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The Mobile Engagement Layer

We spend a lot of our time speaking to customers and potential customers about the ROI of an investment in mobile. While there are a lot of potential benefits to choose from (always on, access to data, geosocial, context, sensors, etc.), there is one potential benefit that stands head and shoulders above the rest.


Here’s what I mean.

In my thirteen years working in Internet, with access to many sites’ analytics data, I have never seen anything close to the engagement data coming out of the mobile deployments that DoubleDutch has implemented over the last year. 20 sessions per user per day is not uncommon. We’ve cracked 40 a few times. We’ve even seen 50+ sessions per user per day at a couple of 1,000 person plus deployments.

And it’s not just us. In speaking with other mobile product and industry folk, it seems across the board that mobile engagement seems to be a different beast altogether than desktop engagement, especially when you layer in social features, game mechanics, and push notifications.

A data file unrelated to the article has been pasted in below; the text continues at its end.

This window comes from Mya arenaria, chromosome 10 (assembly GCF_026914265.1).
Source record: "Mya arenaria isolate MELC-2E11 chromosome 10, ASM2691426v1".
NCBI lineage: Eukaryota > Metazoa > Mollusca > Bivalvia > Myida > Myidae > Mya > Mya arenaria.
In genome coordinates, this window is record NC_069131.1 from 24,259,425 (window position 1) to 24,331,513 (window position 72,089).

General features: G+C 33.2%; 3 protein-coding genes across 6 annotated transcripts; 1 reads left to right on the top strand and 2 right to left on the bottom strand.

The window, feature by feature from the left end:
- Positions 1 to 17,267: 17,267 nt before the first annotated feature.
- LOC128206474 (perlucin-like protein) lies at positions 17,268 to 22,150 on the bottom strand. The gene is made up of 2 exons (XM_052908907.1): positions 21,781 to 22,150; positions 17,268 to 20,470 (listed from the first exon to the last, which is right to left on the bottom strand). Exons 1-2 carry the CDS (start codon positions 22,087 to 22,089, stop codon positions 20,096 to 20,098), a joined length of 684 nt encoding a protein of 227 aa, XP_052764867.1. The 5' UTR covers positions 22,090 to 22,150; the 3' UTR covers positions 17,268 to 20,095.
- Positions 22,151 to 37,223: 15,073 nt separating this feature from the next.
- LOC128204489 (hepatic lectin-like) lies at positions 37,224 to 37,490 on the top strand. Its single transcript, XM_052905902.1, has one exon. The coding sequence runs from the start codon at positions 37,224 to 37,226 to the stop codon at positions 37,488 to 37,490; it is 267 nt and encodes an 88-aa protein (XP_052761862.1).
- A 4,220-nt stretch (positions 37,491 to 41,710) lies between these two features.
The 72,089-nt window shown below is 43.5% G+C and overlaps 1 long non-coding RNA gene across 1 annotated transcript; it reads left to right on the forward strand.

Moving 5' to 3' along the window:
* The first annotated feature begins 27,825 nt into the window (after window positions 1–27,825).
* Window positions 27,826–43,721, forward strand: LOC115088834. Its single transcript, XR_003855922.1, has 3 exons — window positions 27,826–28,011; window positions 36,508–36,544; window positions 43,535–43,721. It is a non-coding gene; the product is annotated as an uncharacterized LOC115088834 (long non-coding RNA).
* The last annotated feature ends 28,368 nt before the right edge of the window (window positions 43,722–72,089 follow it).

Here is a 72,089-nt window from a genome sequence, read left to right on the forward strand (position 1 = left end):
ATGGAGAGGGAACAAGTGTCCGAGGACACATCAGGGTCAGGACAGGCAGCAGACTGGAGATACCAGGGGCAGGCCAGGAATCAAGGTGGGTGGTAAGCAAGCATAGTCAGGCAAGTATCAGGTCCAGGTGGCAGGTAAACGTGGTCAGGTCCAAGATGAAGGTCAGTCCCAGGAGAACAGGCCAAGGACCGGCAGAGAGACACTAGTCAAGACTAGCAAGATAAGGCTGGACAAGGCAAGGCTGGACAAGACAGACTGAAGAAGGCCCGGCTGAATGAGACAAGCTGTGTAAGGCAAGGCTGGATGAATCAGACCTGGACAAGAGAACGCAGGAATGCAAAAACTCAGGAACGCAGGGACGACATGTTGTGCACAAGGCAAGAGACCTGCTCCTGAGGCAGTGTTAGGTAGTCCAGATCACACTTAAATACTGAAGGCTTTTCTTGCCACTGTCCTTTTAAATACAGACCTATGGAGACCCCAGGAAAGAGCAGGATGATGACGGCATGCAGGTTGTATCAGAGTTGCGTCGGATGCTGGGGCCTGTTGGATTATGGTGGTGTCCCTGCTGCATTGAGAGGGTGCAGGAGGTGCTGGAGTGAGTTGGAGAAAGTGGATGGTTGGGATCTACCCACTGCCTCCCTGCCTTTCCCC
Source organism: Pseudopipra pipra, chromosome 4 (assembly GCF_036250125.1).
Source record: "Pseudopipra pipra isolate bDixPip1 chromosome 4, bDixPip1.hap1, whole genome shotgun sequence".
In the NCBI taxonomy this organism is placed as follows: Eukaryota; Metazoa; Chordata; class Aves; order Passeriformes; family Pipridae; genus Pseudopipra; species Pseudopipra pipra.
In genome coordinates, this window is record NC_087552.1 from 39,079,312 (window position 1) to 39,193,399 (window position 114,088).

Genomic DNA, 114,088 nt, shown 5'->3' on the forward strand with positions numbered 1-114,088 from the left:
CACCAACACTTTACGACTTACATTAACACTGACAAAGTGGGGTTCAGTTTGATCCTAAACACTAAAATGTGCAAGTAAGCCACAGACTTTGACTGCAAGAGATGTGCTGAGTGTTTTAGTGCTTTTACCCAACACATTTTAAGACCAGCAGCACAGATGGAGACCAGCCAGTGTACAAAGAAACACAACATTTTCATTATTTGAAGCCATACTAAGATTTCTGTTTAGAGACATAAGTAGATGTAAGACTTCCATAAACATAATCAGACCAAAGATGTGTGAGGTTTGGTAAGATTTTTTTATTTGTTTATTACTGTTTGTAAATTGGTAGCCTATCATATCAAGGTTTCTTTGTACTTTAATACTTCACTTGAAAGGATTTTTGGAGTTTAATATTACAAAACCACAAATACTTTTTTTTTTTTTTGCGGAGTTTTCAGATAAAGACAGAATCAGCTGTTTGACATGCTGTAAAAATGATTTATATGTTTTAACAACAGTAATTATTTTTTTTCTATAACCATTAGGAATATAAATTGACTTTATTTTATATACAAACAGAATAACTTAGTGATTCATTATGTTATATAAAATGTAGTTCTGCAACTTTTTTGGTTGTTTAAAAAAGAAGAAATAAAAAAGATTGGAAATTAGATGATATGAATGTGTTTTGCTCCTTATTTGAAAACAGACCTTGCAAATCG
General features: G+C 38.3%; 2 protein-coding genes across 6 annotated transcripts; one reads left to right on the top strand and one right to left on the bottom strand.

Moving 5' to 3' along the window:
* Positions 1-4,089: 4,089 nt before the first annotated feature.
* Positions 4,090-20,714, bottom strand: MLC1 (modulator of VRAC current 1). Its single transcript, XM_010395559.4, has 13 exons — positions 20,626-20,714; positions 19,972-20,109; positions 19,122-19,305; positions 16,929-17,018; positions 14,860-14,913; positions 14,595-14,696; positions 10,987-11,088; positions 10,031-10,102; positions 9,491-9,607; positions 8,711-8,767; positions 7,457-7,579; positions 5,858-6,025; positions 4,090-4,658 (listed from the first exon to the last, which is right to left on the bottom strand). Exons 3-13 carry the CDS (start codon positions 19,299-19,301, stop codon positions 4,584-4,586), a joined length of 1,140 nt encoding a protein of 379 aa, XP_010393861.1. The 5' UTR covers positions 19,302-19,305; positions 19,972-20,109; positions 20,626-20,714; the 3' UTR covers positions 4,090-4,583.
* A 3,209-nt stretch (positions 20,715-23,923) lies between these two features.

Here’s why this matters.

A quick look around your typical enterprise will reveal a number of systems of record: CRMs, ERPs, HRIS, etc.

These systems are powerful, secure, complex, and flexible, and are relied upon for mission critical tasks like forecasting, purchasing, and hiring. They are also only as good as the data that flows into them.

And let’s face it - UI and engagement for systems of record are afterthoughts at best. Sales people use Salesforce (or Siebel CRM, or SAP) because they have to - not because it’s fun and engaging software.

Where we think mobile is an absolute gamechanger - and right now - is as a means to turbocharge the amount of data that is flowing in and out of these systems.

Does your company rely on Salesforce for mission critical forecasting and resource deployment? Then why not radically increase the amount and frequency of data that goes into that system? Why not move from historical reporting, to real-time analysis?

This is the immediate opportunity for mobile in the enterprise. Whether a mobile-first system can eventually rip out an incumbent system of record remains to be seen. What is clear however, is this:

There is an immediate opportunity to put mobile engagement software to work - not to replace your existing systems, but to enhance them.

Please shoot us a note if you’d like to hear more.

By Lawrence Coburn | 11 January, 2012

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About the Author: Lawrence Coburn

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Founder & CEO